Then there were the drunk policemen.

Every now and again the silence would be broken by a trio of cops scuttling through the waiting room to some back office. As the evening wore on so the vodkas were clearly being imbibed and their interest in me grew.

Although my note taking is for purely touristic purposes, that's not always easy to explain in my broken Russian to drunk, suspicious officials... as I have discovered on numerous occasions.

Having spent many an hour in KGB interrogations for drawing maps of apparently harmless towns, I was not too keen on having my sketch maps of the area examined.

There's nothing worse than having one's notebook confiscated as has happened in similar incidents.

I had pointedly NOT marked on the little town of Step whose secret military airport I was probably not meant to have known about anyway (indeed when the taxi driver had pointed out the camouflaged humps of half-buried hangars I had been consciously keen to avoid showing any interest whatever).

But the area is a tad sensitive so it was worth being prudent.


Inevitably one by one the cops come up to me, each demanding my documents (ie passport).

The second is officious but seems human and is not quite as paralytic as the last one to have asked me 20 minutes previously.

That guy was so sloshed that when eventually leaving me alone, he walked smack into the facing wall.

Now the new cop is thumbing suspiciously through the pages of my passport with fat, dirt-blackened fingers that seem liable to stain the pages.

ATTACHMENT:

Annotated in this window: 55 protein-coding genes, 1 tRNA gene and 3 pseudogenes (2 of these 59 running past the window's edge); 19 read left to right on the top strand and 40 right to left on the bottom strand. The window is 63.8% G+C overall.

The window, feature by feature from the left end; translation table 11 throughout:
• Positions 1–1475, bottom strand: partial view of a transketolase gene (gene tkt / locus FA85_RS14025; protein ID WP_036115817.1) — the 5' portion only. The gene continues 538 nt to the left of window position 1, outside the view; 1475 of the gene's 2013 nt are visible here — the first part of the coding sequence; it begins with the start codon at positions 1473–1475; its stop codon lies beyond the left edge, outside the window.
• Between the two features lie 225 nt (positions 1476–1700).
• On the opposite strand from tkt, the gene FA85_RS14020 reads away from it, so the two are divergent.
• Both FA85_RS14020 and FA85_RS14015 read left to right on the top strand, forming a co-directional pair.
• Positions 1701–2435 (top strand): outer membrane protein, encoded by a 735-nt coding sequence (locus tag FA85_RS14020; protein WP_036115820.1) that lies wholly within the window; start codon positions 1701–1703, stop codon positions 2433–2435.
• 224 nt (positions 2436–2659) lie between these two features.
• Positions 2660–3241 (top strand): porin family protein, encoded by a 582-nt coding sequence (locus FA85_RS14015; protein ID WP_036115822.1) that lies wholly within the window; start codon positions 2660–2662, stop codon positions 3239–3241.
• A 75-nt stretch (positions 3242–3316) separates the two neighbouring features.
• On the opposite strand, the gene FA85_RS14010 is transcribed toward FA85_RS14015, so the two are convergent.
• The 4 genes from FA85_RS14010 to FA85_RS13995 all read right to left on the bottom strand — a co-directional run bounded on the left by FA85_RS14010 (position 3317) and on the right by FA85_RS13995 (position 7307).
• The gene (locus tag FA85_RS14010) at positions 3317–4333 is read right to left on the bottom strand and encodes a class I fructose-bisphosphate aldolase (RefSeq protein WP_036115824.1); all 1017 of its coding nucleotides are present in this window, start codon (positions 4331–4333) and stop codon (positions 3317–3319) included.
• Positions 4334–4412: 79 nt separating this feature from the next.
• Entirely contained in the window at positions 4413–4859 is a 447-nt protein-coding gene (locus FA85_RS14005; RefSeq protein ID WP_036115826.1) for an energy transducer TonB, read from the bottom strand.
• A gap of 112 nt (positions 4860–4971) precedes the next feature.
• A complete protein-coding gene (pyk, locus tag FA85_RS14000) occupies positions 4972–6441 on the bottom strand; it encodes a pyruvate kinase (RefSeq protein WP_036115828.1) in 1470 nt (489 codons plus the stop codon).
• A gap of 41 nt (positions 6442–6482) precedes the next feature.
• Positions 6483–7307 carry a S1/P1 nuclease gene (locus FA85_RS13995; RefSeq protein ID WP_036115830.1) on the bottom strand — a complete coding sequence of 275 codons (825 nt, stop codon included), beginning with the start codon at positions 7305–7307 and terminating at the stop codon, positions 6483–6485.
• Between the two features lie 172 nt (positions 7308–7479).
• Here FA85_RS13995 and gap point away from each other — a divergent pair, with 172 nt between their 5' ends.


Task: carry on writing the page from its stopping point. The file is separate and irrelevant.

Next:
His eyes can't help but light upon the plethora of Islamic visas which don't help me look like a passing tourist. Nor do they give credence to the assumption that I'm a Buddhist.

'Who are you? Why are you here?' ... the usual questions...

I tell him frankly that I'm a travel writer, though taking my trusty precaution of speaking in very exaggeratedly bad Russian.

I effusively shake his hand, ask his name and act like his appearance is a delightful courtesy that I'm grateful to receive.

To the kindly Russian inner soul, this approach rarely fails to get beneath the harsh venire of officiousness.

Before long his accusative demeanor has been transformed. I now face an altogether more challenging problem. Hospitality.

He's now calling me Mark, he's Sasha (like 50% of Russian men!), and I'm invited to join him on a two day adventure into the wildest back-woods of Chita province.

Some such offers are purely perfunctory but Sasha seems totally, implacably genuine. It's exactly the bizarre random trip that as a traveler I'd be fascinated and inspired by.

But I am working.

I simply can't spare what could easily stretch into many days once the inevitable hangovers have finally cleared. Sasha refuses to be put off. For half an hour he insists, trying to pick up my bag to carry it off to his place and thus drag me with him.

"At least come for a vodka" he whines. I smile slapping his back like a chum while quietly changing the subject - speaking in non-sequiturs is a very handy tool at parrying drunken invitations or accusations.


"Come and have a cigarette" he starts again... "You smoke?"

"No"

"Nor do I, but lets go anyway!"

We both break into gales of laughter.

The scenario goes on and on. He tries ordering me.

"I am like, what is that name, your Sherlock Holmes. I'm a cop. So you have to obey me."

He is looking serious but I smile back broadly refusing to see it as more than a joke and again he can't keep up the serious façade.

Eventually he has to admit defeat.

"You're really English, aren't you" he concedes "Any Russian would have been at my vodka by now. But you! You really are English. Unbelievable"

At last the train is here and I scamper off through the frozen night onto the dimly lit carriage full of snoring Chinese traders.

Source

http://www.mytripjournal.com/travel-47672-ozero-barun-nur-russian-tourist-town-train-buddhist-english-half-hour